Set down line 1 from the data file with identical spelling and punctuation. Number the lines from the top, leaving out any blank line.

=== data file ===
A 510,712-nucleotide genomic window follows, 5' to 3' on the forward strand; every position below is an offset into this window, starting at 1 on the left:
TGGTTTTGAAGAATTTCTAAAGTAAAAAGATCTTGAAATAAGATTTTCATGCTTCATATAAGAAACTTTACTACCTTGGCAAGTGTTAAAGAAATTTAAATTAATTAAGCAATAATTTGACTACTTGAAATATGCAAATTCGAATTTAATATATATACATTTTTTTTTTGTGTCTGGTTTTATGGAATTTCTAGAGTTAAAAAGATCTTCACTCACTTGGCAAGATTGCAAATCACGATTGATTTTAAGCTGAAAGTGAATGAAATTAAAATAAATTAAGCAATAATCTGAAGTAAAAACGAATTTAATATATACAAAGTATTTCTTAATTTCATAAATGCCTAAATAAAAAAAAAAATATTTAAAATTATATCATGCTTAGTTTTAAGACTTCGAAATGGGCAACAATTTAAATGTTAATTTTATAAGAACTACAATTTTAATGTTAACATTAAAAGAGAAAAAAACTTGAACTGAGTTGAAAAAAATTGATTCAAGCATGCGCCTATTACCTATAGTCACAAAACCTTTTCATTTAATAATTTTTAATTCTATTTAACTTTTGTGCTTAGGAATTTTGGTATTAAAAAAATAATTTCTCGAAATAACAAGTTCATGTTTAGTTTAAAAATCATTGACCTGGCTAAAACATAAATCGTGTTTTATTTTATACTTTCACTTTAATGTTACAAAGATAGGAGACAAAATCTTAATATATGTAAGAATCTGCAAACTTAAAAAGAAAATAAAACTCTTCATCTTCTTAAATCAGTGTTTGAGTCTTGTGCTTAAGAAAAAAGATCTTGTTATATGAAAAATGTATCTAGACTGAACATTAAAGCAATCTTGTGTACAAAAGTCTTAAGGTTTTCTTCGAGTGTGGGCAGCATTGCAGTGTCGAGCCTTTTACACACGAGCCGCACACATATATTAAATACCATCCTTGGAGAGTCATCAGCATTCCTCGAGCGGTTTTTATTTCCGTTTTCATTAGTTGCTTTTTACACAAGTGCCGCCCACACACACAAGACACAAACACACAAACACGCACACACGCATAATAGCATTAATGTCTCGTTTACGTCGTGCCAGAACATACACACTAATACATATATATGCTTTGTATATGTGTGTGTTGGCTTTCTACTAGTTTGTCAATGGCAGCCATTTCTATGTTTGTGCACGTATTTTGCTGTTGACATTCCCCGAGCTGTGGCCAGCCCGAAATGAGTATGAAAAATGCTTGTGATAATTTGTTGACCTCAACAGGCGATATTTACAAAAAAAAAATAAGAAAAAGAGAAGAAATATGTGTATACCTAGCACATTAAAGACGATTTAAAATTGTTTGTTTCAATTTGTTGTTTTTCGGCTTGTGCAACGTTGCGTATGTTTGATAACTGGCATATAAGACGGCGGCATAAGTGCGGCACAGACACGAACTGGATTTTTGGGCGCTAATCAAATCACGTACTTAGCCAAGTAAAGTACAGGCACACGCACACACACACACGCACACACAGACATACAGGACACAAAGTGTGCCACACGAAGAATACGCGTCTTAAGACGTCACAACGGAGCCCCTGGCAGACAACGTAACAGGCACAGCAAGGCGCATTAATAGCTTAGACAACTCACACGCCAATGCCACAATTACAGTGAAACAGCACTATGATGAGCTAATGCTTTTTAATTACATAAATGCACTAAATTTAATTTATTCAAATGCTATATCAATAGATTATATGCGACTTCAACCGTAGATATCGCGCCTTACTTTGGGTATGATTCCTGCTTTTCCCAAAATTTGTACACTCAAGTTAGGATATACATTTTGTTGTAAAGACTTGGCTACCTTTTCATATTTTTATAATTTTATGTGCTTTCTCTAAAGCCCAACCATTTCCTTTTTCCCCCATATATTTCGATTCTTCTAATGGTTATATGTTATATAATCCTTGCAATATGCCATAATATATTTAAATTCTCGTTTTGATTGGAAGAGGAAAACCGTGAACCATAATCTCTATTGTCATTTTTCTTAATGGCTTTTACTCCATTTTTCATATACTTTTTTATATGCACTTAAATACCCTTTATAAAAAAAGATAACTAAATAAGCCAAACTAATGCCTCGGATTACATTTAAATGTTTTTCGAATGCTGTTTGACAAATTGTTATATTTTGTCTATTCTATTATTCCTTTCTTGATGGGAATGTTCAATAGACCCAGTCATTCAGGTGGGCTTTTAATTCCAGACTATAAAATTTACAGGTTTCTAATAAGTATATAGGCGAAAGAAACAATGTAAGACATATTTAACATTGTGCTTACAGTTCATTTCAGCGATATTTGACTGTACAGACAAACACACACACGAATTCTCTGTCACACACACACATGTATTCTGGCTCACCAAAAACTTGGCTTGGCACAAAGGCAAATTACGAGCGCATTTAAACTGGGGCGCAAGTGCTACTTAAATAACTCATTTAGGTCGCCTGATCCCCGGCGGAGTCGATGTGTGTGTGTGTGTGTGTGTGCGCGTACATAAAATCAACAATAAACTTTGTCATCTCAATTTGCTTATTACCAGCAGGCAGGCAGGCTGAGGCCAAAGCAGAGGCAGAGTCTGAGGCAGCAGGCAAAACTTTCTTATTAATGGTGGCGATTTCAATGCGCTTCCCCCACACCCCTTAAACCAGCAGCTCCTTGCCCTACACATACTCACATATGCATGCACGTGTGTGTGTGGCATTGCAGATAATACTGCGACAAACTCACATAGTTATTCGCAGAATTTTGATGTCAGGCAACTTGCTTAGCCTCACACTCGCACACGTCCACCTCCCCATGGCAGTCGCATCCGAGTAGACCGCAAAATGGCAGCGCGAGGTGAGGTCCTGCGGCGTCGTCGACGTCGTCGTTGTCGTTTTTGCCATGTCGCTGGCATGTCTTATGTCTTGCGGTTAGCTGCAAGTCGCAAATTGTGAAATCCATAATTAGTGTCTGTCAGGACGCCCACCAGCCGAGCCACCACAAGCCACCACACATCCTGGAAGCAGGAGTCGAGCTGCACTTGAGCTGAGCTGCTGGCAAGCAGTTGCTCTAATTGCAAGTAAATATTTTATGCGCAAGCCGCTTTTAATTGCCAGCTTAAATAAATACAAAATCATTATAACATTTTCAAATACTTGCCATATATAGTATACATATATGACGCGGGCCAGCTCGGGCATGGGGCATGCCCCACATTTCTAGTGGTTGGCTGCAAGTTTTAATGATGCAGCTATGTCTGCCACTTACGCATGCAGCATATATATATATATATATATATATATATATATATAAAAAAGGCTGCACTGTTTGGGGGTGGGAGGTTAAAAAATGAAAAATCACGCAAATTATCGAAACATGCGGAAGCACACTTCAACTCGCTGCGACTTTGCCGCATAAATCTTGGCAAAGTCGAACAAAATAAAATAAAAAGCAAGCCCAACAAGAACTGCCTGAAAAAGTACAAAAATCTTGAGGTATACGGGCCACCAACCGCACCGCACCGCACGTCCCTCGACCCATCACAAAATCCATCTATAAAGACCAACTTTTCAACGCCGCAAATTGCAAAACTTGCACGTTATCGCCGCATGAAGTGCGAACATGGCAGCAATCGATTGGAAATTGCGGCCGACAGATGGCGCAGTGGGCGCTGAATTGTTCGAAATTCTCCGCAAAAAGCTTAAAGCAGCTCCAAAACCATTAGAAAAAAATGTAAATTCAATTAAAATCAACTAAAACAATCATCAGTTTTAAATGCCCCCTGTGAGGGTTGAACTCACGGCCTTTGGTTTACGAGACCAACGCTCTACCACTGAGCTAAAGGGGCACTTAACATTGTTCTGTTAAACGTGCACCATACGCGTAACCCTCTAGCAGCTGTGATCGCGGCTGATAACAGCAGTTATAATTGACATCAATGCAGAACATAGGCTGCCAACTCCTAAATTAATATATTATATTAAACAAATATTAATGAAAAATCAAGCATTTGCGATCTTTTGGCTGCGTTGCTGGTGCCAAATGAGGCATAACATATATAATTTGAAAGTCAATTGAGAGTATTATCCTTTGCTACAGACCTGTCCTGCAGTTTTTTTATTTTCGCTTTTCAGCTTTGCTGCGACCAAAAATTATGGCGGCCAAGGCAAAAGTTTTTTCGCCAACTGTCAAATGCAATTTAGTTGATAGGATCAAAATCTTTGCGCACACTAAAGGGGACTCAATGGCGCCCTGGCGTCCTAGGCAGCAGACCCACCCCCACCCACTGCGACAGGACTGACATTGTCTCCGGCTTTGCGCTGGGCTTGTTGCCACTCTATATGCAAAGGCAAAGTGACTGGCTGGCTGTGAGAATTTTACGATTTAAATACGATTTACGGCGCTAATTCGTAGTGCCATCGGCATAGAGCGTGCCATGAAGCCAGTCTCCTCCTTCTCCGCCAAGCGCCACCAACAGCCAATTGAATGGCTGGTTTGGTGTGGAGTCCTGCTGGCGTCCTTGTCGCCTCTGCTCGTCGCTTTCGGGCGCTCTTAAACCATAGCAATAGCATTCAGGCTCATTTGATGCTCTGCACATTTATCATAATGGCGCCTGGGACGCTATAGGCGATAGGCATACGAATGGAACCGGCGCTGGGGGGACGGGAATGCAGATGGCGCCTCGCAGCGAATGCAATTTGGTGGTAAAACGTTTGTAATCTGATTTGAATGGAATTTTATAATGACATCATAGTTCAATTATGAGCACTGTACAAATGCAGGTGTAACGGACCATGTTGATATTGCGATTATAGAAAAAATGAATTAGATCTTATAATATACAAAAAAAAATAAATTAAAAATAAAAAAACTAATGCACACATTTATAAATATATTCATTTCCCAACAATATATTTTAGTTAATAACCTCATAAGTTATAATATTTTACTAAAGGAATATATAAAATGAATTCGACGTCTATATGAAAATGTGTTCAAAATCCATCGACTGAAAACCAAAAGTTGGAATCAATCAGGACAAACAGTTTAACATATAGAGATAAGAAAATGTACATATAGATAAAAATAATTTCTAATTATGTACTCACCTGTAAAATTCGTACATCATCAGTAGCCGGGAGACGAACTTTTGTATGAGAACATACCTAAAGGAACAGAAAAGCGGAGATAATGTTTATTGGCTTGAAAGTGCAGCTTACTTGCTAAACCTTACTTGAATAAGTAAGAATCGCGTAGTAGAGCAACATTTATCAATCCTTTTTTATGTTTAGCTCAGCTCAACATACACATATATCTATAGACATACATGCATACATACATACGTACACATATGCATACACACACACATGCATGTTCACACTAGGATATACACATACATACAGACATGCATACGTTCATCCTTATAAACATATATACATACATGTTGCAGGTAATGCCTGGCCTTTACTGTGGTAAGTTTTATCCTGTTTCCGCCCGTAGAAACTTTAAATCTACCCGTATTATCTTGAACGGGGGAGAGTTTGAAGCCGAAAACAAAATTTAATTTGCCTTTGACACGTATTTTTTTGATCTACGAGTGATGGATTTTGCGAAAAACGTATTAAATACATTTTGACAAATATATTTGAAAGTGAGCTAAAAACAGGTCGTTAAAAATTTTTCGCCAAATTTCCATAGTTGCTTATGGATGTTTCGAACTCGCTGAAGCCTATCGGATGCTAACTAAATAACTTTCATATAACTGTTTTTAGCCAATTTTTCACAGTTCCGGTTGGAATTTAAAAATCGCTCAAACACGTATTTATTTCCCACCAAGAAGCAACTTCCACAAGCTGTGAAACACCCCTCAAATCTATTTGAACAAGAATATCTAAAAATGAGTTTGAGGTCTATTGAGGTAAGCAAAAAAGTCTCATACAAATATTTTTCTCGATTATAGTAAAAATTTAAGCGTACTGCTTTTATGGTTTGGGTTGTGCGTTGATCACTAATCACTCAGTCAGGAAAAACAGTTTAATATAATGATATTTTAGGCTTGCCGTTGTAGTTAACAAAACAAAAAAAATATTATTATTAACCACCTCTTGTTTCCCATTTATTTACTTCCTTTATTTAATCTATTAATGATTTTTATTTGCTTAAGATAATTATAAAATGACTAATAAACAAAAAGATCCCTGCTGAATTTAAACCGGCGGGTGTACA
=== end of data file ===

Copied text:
A 510,712-nucleotide genomic window follows, 5' to 3' on the forward strand; every position below is an offset into this window, starting at 1 on the left: